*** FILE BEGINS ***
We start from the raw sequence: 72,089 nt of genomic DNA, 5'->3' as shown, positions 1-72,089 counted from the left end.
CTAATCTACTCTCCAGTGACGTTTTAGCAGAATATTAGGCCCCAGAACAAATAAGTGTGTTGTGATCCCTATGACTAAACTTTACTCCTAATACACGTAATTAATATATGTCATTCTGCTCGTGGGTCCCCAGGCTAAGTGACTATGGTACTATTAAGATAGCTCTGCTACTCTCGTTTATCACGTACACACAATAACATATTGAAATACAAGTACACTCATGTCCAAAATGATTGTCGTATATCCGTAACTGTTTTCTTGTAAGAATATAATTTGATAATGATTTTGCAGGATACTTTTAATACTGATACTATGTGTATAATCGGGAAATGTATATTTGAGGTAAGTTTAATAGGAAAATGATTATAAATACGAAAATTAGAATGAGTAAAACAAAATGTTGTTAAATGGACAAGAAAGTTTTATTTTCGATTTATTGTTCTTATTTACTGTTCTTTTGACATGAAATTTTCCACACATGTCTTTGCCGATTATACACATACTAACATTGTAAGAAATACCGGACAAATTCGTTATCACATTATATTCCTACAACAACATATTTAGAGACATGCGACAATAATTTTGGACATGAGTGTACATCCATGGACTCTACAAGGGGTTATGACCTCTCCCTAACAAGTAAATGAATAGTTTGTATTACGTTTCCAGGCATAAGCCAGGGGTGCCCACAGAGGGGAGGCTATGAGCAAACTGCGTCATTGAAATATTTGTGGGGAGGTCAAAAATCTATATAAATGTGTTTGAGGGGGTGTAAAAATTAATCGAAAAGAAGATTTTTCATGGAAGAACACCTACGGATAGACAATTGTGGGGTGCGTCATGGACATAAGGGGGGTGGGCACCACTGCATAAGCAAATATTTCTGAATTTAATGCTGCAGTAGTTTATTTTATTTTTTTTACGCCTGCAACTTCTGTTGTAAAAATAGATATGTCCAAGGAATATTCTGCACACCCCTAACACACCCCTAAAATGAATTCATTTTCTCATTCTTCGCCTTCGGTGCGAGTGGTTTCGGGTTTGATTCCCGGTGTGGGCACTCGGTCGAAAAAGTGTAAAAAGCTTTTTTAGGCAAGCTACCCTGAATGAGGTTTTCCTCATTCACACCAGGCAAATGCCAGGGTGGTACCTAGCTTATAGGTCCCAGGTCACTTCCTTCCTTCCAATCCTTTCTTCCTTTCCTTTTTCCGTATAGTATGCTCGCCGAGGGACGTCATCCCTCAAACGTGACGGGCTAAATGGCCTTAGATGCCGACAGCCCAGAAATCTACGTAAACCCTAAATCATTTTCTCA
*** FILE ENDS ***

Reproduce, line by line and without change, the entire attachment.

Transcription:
We start from the raw sequence: 72,089 nt of genomic DNA, 5'->3' as shown, positions 1-72,089 counted from the left end.
CTAATCTACTCTCCAGTGACGTTTTAGCAGAATATTAGGCCCCAGAACAAATAAGTGTGTTGTGATCCCTATGACTAAACTTTACTCCTAATACACGTAATTAATATATGTCATTCTGCTCGTGGGTCCCCAGGCTAAGTGACTATGGTACTATTAAGATAGCTCTGCTACTCTCGTTTATCACGTACACACAATAACATATTGAAATACAAGTACACTCATGTCCAAAATGATTGTCGTATATCCGTAACTGTTTTCTTGTAAGAATATAATTTGATAATGATTTTGCAGGATACTTTTAATACTGATACTATGTGTATAATCGGGAAATGTATATTTGAGGTAAGTTTAATAGGAAAATGATTATAAATACGAAAATTAGAATGAGTAAAACAAAATGTTGTTAAATGGACAAGAAAGTTTTATTTTCGATTTATTGTTCTTATTTACTGTTCTTTTGACATGAAATTTTCCACACATGTCTTTGCCGATTATACACATACTAACATTGTAAGAAATACCGGACAAATTCGTTATCACATTATATTCCTACAACAACATATTTAGAGACATGCGACAATAATTTTGGACATGAGTGTACATCCATGGACTCTACAAGGGGTTATGACCTCTCCCTAACAAGTAAATGAATAGTTTGTATTACGTTTCCAGGCATAAGCCAGGGGTGCCCACAGAGGGGAGGCTATGAGCAAACTGCGTCATTGAAATATTTGTGGGGAGGTCAAAAATCTATATAAATGTGTTTGAGGGGGTGTAAAAATTAATCGAAAAGAAGATTTTTCATGGAAGAACACCTACGGATAGACAATTGTGGGGTGCGTCATGGACATAAGGGGGGTGGGCACCACTGCATAAGCAAATATTTCTGAATTTAATGCTGCAGTAGTTTATTTTATTTTTTTTACGCCTGCAACTTCTGTTGTAAAAATAGATATGTCCAAGGAATATTCTGCACACCCCTAACACACCCCTAAAATGAATTCATTTTCTCATTCTTCGCCTTCGGTGCGAGTGGTTTCGGGTTTGATTCCCGGTGTGGGCACTCGGTCGAAAAAGTGTAAAAAGCTTTTTTAGGCAAGCTACCCTGAATGAGGTTTTCCTCATTCACACCAGGCAAATGCCAGGGTGGTACCTAGCTTATAGGTCCCAGGTCACTTCCTTCCTTCCAATCCTTTCTTCCTTTCCTTTTTCCGTATAGTATGCTCGCCGAGGGACGTCATCCCTCAAACGTGACGGGCTAAATGGCCTTAGATGCCGACAGCCCAGAAATCTACGTAAACCCTAAATCATTTTCTCA